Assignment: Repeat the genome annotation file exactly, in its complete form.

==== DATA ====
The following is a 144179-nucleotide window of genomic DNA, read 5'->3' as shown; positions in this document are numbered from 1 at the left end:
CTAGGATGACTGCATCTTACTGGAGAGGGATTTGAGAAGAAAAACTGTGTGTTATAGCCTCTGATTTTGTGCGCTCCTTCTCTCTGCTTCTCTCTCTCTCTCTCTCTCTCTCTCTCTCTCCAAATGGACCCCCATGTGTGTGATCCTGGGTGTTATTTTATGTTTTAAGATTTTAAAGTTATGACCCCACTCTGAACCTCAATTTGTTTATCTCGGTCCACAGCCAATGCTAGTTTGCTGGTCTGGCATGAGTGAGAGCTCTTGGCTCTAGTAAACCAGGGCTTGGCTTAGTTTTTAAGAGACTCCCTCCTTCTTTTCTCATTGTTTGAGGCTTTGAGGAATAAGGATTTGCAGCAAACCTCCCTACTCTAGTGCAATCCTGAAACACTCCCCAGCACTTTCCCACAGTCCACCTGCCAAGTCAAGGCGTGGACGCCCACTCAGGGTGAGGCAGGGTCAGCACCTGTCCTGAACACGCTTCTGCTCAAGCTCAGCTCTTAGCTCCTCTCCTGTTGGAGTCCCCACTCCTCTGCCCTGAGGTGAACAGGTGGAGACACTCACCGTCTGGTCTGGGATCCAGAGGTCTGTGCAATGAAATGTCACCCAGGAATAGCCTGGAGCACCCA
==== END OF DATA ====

The following is a 144179-nucleotide window of genomic DNA, read 5'->3' as shown; positions in this document are numbered from 1 at the left end:
CTAGGATGACTGCATCTTACTGGAGAGGGATTTGAGAAGAAAAACTGTGTGTTATAGCCTCTGATTTTGTGCGCTCCTTCTCTCTGCTTCTCTCTCTCTCTCTCTCTCTCTCTCTCTCTCCAAATGGACCCCCATGTGTGTGATCCTGGGTGTTATTTTATGTTTTAAGATTTTAAAGTTATGACCCCACTCTGAACCTCAATTTGTTTATCTCGGTCCACAGCCAATGCTAGTTTGCTGGTCTGGCATGAGTGAGAGCTCTTGGCTCTAGTAAACCAGGGCTTGGCTTAGTTTTTAAGAGACTCCCTCCTTCTTTTCTCATTGTTTGAGGCTTTGAGGAATAAGGATTTGCAGCAAACCTCCCTACTCTAGTGCAATCCTGAAACACTCCCCAGCACTTTCCCACAGTCCACCTGCCAAGTCAAGGCGTGGACGCCCACTCAGGGTGAGGCAGGGTCAGCACCTGTCCTGAACACGCTTCTGCTCAAGCTCAGCTCTTAGCTCCTCTCCTGTTGGAGTCCCCACTCCTCTGCCCTGAGGTGAACAGGTGGAGACACTCACCGTCTGGTCTGGGATCCAGAGGTCTGTGCAATGAAATGTCACCCAGGAATAGCCTGGAGCACCCA